3. The word often is used in the sense of an indefinite period of time: the whole creative period (Gen 2:4), day of God’s wrath (Job 20:28), day of trouble (Ps 20:1), day of the Lord of hosts (Isa 2:12), day of salvation (2 Cor 6:2) day of Jesus Christ (Phil 1:6).

The pl. is sometimes used in the sense of “time of,” as in the “days of Abraham” (Gen 26:18), the “days of Noah” (Matt 24:37), or of the span of human life, as in “the days of Adam...were eight hundred years” (Gen 5:4), “I will lengthen your days” (1 Kings 3:14).

The eternal God is called “the Ancient of Days” (Dan 7:9, 13).

4. Many times the word is used fig. When Jesus said, “We must work the works of him who sent me, while it is day; night comes, when no one can work” (John 9:4), “day” means the time of opportunity for service. Jesus said that because His disciples saw “the light of this world” as they walked “in the day” (John 11:9), and He Himself claimed to be “the light of the world” (John 8:12). Paul called Christians “sons of light and sons of the day,” contrasting them with those who were “of the night or of darkness” (1 Thess 5:5). When Paul wrote, “the night is far gone, the day is at hand” (Rom 13:12), he meant by “day” the time of eschatological salvation. There will be perpetual day in the final state of perfection (Rev 21:25).

5. There are special days set aside for and belonging in a peculiar sense to Jehovah, such as the Sabbath day (Gen 2:3; Exod 20:8-11), the Passover (Exod 12:14), and the Day of Atonement (Lev 16:29-31). On these days no labor was to be done and special rituals were observed.

7. The phrase, “the last days,” seems to include in its broadest meaning the whole period from the cross to the Second Advent (Acts 2:17; 2 Tim 3:1; Heb 1:2; 2 Peter 3:3, 4).


Crem (1892), 275-277; BDB (1952), 398-401; O. Cullmann, Christ and Time (1950); Arndt (1957), 346-348; W. G. Kummel, Promise and Fulfilment (1961); TWNT, II (1964), 243-253.

International Standard Bible Encyclopedia (1915)

This common word has caused some trouble to plain readers, because they have not noticed that the word is used in several different senses in the English Bible. When the different uses of the word are understood the difficulty of interpretation vanishes. We note several different uses of the word:

(1) It sometimes means the time from daylight till dark. This popular meaning is easily discovered by the context, e. g. Ge 1:5; 8:22, etc. The marked periods of this daytime were morning, noon and night, as with us. See Ps 55:17. The early hours were sometimes called "the cool of the day" (Ge 3:8). After the exile the day. or daytime was divided into twelve hours and the night into twelve (see Mt 20:1-12; Joh 11:9; Ac 23:23); 6 a. m. would correspond to the first hour, 9 a. m. to the third; 12 noon to the sixth, etc. The hours were longer during the longer days and shorter during the shorter days, since they always counted 12 hours between sunrise and sunset.

(2) Day also means a period of 24 hours, or the time from sunset to sunset. In Bible usage the day begins with sunset (see Le 23:32; Ex 12:15-20; 2Co 11:25, where night is put before day). See Day and Night.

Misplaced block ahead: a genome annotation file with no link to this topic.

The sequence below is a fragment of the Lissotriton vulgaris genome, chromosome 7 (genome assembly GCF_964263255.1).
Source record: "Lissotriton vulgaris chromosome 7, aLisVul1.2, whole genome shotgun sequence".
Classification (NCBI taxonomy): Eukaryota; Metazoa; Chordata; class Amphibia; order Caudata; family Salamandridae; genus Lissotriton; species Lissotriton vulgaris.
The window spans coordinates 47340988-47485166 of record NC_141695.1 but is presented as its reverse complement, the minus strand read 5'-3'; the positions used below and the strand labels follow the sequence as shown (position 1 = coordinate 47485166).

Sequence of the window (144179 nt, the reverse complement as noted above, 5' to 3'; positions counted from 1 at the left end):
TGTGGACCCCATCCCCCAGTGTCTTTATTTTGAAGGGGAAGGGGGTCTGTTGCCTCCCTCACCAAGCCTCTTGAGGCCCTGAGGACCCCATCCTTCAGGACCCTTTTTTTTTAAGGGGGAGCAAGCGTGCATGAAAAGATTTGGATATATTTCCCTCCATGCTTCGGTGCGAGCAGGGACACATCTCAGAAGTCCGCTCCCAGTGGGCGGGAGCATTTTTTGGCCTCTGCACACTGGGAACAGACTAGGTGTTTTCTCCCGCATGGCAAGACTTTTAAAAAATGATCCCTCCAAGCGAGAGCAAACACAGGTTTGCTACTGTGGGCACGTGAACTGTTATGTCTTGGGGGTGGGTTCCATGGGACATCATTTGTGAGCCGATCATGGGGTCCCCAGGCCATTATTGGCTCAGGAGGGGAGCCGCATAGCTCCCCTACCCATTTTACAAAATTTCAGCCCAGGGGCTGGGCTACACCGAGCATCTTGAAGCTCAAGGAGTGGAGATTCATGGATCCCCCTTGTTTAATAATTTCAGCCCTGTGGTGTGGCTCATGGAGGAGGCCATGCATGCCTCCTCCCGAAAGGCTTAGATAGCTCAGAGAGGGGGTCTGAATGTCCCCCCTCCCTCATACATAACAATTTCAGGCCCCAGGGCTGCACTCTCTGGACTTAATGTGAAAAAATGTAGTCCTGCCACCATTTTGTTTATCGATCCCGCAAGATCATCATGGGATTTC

(4) It is used figuratively also in Joh 9:4, where "while it is day" means "while I have opportunity to work, as daytime is the time for work." In 1Th 5:5,8, "sons of the day" means spiritually enlightened ones.

(5) We must also bear in mind that with God time is not reckoned as with us (see Ps 90:4; 2Pe 3:8).

(6) The apocalyptic use of the word "day" in Da 12:11; Re 2:10, etc., is difficult to define. It evidently does not mean a natural day. See Apocalypse.

(7) On the meaning of "day" in the story of Creation we note (a) the word "day" is used of the whole period of creation (Ge 2:4); (b) these days are days of God, with whom one day is as a thousand years; the whole age or period of salvation is called "the day of salvation"; see above. So we believe that in harmony with Bible usage we may understand the creative days as creative periods. See also ASTRONOMY; CREATION; EVOLUTION.

G. H. Gerberding

Figurative: The word "day" is used figuratively in many senses, some of which are here given.

(1) The span of human life.--Ge 5:4: "And the days of Adam .... were eight hundred years." "And if thou wilt walk .... then I will lengthen thy days" (1Ki 3:14; compare Ps 90:12; Isa 38:5).

(2) An indefinite time.--Existence in general: Ge 3:14: "All the days of thy life" (compare Ge 21:34; Nu 9:19; Jos 22:3; Lu 1:24; Ac 21:10).

(3) A set time.--Ge 25:24: "And when her days .... were fulfilled"; Da 12:13: "Thou shalt stand in thy lot, at the end of the days" (compare Le 12:6; Da 2:44).

(4) A historic period.--Ge 6:4: "The Nephilim were in the earth in those days"; Jud 17:6: "In those days there was no king in Israel" (compare 1Sa 3:1; 1Ch 5:17; Ho 2:13).

(5) Past time.--Ps 18:18: "the day of my calamity"; Ps 77:5: "I have considered the days of old" (of Mic 7:20; Mal 3:7; Mt 23:30).

(6) Future time.--De 31:14: "Thy days approach that thou must die"; Ps 72:7: "In his days shall ...." (compare Eze 22:14; Joe 2:29; Mt 24:19; 2Pe 3:3; Re 9:6).

(7) The eternal.--In Da 7:9,13, where God is called "the ancient of days."

(8) A season of opportunity.--Joh 9:4: "We must work the works of him that sent me, while it is day: the night cometh, when no man can work" (compare Ro 13:12,13; 1Th 5:5-8). See Day (4), above.

(9) Time of salvation.--Specially referring to the hopes and prospects of the parousia (see Eschatology of the New Testament). Ro 13:12: "The night is far spent, and the day is at hand."

Henry E. Dosker